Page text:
Save lives by preparing students for worst case scenarios

Save lives by preparing students for worst case scenarios

Jennifer Omernik

Everyday around the world, individuals confront dangerous situations. They may face everything from natural disasters to people with malicious intentions. Some individuals have the knowledge to survive what they face; they have prepared themselves by having learned essential skills. However, certain individuals have had no such training opportunities, and the lack of preparedness may increase the chance of injury or death.

Though not everyone will encounter survival situations, everyone deserves access to proper training so they have the opportunity to keep themselves and others safe. “It is far better to know such skills and not need them, rather than the other way around,” wrote Gordon Soaring Hawk, an experienced survivalist (2014, p. 70). American high schools should require students to take a disaster preparedness class as a requirement for high school graduation because it will provide valuable knowledge, promote teamwork, and boost students’ confidence.

Many examples of disasters, both natural and man-made, could be covered in the preparedness course. For example, there could be units on active shooter drills, self-defense, natural disasters, first aid, or even the basics of car repair. Some of these topics are already touched on in schools: fire and tornado drills, for instance, are common in Wisconsin schools. However, though the drills prepare students for handling emergencies in a school setting, they don’t usually prepare students for disasters outside of school. Individuals need to be able to have the best chance to survive emergencies in a variety of settings outside of school. If the individuals encounter a tornado while driving in a car, for example, they should be taught how to take measures to stay as safe as possible.

It can be argued that there is no definite connection whether teaching emergency preparedness to children has a direct link to higher rates of safety in adulthood. In their 2014 article, Johnson et al. put it plainly: “While there is evidence of valuable knowledge change, there is still very limited empirical evidence of how disaster education programs facilitate children’s roles in household preparedness, their self-protective capacities, or their likelihood of preparing for disasters as adults” (p. 107). However, though no direct evidence draws the conclusion, giving students valuable knowledge is important and could help them in the future.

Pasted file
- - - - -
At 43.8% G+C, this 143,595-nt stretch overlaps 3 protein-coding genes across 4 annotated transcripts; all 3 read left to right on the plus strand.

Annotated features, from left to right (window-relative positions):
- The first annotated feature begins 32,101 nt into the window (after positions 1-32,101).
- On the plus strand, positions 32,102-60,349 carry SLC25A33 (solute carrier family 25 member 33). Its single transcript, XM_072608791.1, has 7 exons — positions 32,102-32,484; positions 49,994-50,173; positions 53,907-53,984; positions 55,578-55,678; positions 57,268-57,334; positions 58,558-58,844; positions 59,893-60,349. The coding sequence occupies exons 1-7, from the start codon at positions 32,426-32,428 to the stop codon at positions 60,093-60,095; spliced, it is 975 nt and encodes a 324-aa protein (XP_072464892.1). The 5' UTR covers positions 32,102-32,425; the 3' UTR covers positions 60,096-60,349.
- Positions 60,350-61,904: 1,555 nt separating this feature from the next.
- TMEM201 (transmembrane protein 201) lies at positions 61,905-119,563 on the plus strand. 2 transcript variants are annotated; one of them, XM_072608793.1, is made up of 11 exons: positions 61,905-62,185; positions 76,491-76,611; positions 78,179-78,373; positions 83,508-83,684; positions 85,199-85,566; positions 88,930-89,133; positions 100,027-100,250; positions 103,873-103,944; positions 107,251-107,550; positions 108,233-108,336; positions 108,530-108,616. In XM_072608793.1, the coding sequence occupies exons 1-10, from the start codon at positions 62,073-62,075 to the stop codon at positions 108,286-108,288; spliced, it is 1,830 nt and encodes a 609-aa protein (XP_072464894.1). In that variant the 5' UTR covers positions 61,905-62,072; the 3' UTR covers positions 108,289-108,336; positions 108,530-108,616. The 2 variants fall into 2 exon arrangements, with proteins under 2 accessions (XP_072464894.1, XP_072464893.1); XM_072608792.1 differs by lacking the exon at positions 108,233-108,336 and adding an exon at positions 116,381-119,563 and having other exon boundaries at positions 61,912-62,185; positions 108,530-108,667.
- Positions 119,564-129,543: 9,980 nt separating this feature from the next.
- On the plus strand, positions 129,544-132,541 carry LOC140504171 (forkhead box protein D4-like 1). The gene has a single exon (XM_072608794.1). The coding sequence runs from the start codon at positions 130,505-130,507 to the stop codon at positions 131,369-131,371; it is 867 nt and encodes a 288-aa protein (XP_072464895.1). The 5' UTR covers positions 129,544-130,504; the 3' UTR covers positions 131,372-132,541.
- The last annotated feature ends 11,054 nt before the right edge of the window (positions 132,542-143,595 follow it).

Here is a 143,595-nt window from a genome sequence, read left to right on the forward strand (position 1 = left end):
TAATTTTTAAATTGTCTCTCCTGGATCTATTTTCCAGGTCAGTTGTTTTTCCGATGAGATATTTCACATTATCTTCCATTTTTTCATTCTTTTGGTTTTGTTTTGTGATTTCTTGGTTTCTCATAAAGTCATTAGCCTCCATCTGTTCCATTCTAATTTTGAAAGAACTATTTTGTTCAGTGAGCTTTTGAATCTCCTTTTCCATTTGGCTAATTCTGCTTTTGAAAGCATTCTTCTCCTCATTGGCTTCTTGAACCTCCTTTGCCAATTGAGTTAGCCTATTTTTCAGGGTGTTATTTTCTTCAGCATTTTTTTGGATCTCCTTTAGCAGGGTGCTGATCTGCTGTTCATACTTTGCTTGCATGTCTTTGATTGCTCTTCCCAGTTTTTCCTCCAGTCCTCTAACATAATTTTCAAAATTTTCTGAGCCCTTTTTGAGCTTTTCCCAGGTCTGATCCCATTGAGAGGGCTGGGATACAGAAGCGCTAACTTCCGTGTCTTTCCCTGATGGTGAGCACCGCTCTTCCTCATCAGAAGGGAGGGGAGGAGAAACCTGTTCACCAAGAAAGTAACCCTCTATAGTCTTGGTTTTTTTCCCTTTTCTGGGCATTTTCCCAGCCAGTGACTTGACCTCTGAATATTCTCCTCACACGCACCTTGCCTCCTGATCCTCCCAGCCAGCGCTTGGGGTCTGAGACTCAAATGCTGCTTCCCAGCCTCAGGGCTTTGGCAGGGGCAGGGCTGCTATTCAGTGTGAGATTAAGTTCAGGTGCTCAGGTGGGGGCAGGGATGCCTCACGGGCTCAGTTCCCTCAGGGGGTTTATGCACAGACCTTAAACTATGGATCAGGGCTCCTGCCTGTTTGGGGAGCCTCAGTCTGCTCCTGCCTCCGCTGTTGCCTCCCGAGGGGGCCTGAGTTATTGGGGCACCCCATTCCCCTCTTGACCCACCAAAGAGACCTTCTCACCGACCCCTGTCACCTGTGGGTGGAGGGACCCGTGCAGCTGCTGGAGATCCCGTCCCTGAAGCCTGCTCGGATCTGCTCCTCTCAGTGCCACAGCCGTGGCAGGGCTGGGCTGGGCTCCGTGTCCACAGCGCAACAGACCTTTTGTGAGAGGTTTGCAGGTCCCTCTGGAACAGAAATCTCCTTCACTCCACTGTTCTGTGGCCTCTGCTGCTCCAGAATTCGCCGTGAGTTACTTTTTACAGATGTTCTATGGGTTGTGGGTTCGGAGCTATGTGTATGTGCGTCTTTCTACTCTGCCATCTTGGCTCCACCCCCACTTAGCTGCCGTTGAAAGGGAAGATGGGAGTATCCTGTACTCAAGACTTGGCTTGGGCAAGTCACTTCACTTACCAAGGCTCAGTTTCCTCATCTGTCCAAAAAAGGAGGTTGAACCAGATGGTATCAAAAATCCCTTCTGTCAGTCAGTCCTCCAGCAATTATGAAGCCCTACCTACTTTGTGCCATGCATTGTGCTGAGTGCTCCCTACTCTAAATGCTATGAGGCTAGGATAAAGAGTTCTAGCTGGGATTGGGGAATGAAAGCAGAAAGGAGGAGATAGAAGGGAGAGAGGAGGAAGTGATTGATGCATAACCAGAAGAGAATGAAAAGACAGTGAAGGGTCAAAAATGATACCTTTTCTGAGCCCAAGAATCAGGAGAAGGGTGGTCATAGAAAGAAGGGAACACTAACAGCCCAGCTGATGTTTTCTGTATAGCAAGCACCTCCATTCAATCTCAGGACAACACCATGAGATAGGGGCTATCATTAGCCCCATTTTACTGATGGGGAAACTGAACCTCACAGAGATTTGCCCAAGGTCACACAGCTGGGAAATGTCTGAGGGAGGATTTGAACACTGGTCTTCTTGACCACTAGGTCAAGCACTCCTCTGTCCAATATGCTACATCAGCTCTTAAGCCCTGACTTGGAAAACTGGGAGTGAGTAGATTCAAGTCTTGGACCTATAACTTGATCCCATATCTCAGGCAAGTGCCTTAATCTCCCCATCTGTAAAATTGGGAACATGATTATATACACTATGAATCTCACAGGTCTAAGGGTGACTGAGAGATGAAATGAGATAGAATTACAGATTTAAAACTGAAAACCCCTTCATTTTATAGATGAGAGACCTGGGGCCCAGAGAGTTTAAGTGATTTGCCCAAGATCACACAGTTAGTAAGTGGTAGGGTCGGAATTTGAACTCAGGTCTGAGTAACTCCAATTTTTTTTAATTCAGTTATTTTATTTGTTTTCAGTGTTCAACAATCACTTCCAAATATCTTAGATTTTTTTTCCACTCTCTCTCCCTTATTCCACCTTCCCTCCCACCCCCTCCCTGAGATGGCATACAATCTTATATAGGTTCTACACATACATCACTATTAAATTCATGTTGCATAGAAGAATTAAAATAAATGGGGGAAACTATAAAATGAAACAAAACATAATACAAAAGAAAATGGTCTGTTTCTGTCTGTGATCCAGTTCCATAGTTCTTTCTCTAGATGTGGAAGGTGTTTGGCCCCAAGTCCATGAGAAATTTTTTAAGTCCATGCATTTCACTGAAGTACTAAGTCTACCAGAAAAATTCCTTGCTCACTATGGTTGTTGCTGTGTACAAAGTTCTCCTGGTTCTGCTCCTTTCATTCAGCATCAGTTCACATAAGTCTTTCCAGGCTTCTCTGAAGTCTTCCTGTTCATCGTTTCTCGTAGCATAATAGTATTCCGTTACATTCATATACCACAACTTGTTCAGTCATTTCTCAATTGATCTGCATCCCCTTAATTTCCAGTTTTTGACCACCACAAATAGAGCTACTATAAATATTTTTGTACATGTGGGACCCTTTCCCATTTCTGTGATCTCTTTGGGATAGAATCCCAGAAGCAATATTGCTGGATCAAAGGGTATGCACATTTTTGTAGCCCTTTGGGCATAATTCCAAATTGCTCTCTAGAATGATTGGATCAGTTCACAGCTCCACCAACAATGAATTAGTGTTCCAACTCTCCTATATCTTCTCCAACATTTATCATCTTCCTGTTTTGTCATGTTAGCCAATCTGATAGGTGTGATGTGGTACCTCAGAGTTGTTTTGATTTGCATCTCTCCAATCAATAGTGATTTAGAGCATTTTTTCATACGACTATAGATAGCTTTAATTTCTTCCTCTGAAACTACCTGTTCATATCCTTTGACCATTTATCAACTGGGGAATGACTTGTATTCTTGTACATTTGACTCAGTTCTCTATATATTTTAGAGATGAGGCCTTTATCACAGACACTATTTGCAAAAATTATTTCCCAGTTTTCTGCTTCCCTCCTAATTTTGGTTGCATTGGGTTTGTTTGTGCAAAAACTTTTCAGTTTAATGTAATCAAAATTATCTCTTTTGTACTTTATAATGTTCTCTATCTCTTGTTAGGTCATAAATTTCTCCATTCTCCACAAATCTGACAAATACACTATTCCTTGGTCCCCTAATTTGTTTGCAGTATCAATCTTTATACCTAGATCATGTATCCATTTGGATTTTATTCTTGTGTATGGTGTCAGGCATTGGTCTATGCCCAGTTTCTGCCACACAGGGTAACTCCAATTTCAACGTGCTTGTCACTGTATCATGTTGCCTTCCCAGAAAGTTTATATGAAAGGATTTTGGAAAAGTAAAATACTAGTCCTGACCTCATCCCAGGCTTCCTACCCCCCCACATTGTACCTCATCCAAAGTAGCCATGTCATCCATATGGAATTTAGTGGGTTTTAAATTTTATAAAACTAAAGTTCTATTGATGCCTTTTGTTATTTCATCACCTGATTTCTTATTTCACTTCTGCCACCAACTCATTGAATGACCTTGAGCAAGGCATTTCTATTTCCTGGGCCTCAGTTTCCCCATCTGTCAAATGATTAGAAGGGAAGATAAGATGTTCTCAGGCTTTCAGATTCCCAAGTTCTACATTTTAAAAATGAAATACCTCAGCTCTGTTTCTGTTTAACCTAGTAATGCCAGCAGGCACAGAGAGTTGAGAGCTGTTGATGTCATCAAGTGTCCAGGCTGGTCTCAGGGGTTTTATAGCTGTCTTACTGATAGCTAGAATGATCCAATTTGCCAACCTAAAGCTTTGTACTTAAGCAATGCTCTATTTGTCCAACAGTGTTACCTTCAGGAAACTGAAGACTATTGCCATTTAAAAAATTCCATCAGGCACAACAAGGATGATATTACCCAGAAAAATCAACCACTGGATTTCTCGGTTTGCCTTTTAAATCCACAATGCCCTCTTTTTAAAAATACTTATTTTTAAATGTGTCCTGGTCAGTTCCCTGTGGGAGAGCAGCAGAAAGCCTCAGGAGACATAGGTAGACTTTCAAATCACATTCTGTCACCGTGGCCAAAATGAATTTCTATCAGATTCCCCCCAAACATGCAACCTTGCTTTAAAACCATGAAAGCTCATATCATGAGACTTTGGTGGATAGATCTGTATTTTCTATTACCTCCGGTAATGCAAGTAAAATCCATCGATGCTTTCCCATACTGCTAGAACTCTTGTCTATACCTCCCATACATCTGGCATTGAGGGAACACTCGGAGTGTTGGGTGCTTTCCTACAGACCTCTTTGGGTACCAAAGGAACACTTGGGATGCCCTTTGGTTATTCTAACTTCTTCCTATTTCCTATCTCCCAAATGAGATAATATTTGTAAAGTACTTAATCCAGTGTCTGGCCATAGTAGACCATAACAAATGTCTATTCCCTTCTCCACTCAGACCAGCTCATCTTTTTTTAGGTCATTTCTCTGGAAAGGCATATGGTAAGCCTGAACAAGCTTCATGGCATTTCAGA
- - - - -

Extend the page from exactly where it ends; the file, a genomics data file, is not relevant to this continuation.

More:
A high school disaster preparedness class can also provide an opportunity for students to learn valuable social skills and build teamwork. In a real disaster, individuals are hard-pressed to collaborate to survive. Though not as intense in the classroom, the stakes presented in practice scenarios would be higher than in a typical group assignment in another class. In a study on a preparedness course called We’re Ready! “Interactive and engaging activities were incorporated with the aim of strengthening social connections and enhancing community resilience by designing customized community disaster plans” (Bogdan et al., 2021). By preparing students to work with their peers in the classroom, they can learn the same methods they might need to employ if working with strangers in a hazardous situation in the future.

Alongside the other benefits a disaster preparation course provides, the class could help to boost students’ confidence and self-reliance. Though over-inflated confidence, even near the end of a survival situation can be unhelpful – “…as you get closer to being in the clear, overconfidence can lead to a lackadaisical approach that can quickly get you into trouble” (Soaring Hawk, 2014, p. 72) – a healthy amount can foster productivity and knowledge. The self-confidence students could learn would carry over into other aspects of life. Even if they don’t encounter a survival situation, students would have a sense of self-reliance that is useful for their mental health, in a variety of job settings, and in a social aspect. 

With the training and skills offered by a high school disaster preparation course, students would be ready to better handle hazardous situations, work as a team, and have confidence in their abilities. Requiring the course as necessary for high school graduation would allow everyone the opportunity to learn about the dangerous situations they could face in the future, and how best to take care of the situation. It is necessary to support a required disaster preparation course for high school students.


Bogdan, E. A., Roszko, A. M., Beckie, M. A., & Conway, A. (2021). We’re Ready! Effectiveness of Community Disaster Preparedness Workshops across Different Community Groups in Alberta, Canada. International Journal of Disaster Risk Reduction.

Johnson, V. A., Ronan, K. R., Johnston, D. M., & Peace, R. (2014). Evaluations of disaster education programs for children: A methodological review. International Journal of Disaster Risk Reduction, 107-123.

Soaring Hawk, G. (2014). 7 Essential Skills for Survival. Grit, 132(2), 70–72.